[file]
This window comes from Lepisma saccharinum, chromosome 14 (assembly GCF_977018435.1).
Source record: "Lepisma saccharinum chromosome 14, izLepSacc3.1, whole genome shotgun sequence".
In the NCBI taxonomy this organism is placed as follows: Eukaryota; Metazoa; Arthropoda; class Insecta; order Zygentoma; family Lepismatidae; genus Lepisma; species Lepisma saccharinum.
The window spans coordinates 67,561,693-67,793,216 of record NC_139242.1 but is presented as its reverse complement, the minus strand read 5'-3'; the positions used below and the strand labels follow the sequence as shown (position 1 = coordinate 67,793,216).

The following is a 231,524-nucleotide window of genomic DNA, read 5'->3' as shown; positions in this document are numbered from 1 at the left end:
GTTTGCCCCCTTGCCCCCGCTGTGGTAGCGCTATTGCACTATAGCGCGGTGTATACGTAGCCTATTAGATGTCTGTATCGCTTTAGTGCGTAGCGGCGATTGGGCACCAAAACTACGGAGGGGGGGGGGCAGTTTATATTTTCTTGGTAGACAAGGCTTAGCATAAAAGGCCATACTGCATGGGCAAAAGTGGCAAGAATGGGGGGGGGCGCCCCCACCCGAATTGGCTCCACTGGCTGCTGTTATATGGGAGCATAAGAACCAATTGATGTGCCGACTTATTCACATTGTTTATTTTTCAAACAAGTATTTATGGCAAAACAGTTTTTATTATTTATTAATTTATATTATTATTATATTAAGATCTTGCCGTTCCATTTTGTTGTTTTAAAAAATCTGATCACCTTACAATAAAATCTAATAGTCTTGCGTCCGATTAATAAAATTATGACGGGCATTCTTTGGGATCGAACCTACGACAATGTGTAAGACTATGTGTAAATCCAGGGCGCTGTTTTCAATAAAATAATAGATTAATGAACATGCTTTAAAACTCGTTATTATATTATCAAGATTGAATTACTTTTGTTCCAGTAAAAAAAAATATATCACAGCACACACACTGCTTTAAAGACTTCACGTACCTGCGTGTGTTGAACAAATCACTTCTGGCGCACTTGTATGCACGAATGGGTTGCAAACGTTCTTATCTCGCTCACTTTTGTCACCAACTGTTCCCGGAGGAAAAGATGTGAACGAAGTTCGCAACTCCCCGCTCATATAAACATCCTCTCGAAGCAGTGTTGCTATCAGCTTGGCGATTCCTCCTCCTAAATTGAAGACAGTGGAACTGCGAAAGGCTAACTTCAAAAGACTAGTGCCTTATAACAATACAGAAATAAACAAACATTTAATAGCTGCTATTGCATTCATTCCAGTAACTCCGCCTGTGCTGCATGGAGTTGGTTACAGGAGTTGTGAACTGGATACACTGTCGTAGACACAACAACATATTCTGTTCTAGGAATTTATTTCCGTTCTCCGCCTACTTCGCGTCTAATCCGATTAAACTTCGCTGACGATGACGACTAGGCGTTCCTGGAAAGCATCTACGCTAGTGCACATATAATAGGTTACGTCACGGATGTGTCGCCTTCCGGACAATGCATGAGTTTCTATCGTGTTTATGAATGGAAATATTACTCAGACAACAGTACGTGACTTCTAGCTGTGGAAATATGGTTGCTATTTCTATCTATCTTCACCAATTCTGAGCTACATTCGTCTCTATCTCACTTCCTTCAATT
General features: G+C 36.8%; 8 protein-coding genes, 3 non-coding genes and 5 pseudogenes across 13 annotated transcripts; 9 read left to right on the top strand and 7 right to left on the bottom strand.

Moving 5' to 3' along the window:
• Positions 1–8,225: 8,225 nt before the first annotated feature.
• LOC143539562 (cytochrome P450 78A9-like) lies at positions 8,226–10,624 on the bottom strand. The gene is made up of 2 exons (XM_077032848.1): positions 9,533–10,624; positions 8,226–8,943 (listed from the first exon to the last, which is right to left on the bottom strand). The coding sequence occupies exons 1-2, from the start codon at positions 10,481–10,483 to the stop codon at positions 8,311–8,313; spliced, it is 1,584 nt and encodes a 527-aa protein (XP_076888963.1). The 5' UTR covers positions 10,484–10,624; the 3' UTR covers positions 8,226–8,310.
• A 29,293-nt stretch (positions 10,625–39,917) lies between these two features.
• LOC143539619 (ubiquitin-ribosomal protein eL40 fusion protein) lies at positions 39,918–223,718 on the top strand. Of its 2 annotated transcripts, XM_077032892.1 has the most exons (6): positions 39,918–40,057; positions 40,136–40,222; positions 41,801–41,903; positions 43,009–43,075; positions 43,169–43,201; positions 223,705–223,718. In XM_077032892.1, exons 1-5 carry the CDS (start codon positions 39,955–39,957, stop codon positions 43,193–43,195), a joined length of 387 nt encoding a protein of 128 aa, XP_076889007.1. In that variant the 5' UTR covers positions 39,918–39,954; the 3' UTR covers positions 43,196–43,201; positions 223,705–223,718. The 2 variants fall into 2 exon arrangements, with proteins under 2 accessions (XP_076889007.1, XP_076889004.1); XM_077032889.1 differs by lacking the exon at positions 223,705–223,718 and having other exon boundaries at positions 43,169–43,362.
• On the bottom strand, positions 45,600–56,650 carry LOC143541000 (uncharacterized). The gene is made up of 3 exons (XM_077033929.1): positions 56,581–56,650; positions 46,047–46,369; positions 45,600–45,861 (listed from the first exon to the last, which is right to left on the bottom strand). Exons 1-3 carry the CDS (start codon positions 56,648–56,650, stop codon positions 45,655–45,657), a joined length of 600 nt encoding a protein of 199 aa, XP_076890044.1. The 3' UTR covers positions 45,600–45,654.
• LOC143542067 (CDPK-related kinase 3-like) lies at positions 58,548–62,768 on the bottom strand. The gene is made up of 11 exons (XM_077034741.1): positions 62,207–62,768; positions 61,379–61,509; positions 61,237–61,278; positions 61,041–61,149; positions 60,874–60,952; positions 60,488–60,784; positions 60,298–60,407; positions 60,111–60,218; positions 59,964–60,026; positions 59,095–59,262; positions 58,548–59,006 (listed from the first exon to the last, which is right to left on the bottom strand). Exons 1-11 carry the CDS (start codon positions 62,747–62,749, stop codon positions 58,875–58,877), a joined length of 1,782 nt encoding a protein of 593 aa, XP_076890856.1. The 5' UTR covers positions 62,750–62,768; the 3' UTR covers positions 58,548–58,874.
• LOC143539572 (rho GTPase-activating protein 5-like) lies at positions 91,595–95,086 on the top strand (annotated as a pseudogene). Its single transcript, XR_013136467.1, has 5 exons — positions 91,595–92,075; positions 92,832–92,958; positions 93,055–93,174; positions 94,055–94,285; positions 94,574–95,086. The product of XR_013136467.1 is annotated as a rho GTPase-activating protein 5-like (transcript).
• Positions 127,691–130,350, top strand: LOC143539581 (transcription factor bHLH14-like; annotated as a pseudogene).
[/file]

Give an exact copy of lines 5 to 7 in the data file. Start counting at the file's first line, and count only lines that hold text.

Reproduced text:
The following is a 231,524-nucleotide window of genomic DNA, read 5'->3' as shown; positions in this document are numbered from 1 at the left end:
GTTTGCCCCCTTGCCCCCGCTGTGGTAGCGCTATTGCACTATAGCGCGGTGTATACGTAGCCTATTAGATGTCTGTATCGCTTTAGTGCGTAGCGGCGATTGGGCACCAAAACTACGGAGGGGGGGGGGCAGTTTATATTTTCTTGGTAGACAAGGCTTAGCATAAAAGGCCATACTGCATGGGCAAAAGTGGCAAGAATGGGGGGGGGCGCCCCCACCCGAATTGGCTCCACTGGCTGCTGTTATATGGGAGCATAAGAACCAATTGATGTGCCGACTTATTCACATTGTTTATTTTTCAAACAAGTATTTATGGCAAAACAGTTTTTATTATTTATTAATTTATATTATTATTATATTAAGATCTTGCCGTTCCATTTTGTTGTTTTAAAAAATCTGATCACCTTACAATAAAATCTAATAGTCTTGCGTCCGATTAATAAAATTATGACGGGCATTCTTTGGGATCGAACCTACGACAATGTGTAAGACTATGTGTAAATCCAGGGCGCTGTTTTCAATAAAATAATAGATTAATGAACATGCTTTAAAACTCGTTATTATATTATCAAGATTGAATTACTTTTGTTCCAGTAAAAAAAAATATATCACAGCACACACACTGCTTTAAAGACTTCACGTACCTGCGTGTGTTGAACAAATCACTTCTGGCGCACTTGTATGCACGAATGGGTTGCAAACGTTCTTATCTCGCTCACTTTTGTCACCAACTGTTCCCGGAGGAAAAGATGTGAACGAAGTTCGCAACTCCCCGCTCATATAAACATCCTCTCGAAGCAGTGTTGCTATCAGCTTGGCGATTCCTCCTCCTAAATTGAAGACAGTGGAACTGCGAAAGGCTAACTTCAAAAGACTAGTGCCTTATAACAATACAGAAATAAACAAACATTTAATAGCTGCTATTGCATTCATTCCAGTAACTCCGCCTGTGCTGCATGGAGTTGGTTACAGGAGTTGTGAACTGGATACACTGTCGTAGACACAACAACATATTCTGTTCTAGGAATTTATTTCCGTTCTCCGCCTACTTCGCGTCTAATCCGATTAAACTTCGCTGACGATGACGACTAGGCGTTCCTGGAAAGCATCTACGCTAGTGCACATATAATAGGTTACGTCACGGATGTGTCGCCTTCCGGACAATGCATGAGTTTCTATCGTGTTTATGAATGGAAATATTACTCAGACAACAGTACGTGACTTCTAGCTGTGGAAATATGGTTGCTATTTCTATCTATCTTCACCAATTCTGAGCTACATTCGTCTCTATCTCACTTCCTTCAATT
General features: G+C 36.8%; 8 protein-coding genes, 3 non-coding genes and 5 pseudogenes across 13 annotated transcripts; 9 read left to right on the top strand and 7 right to left on the bottom strand.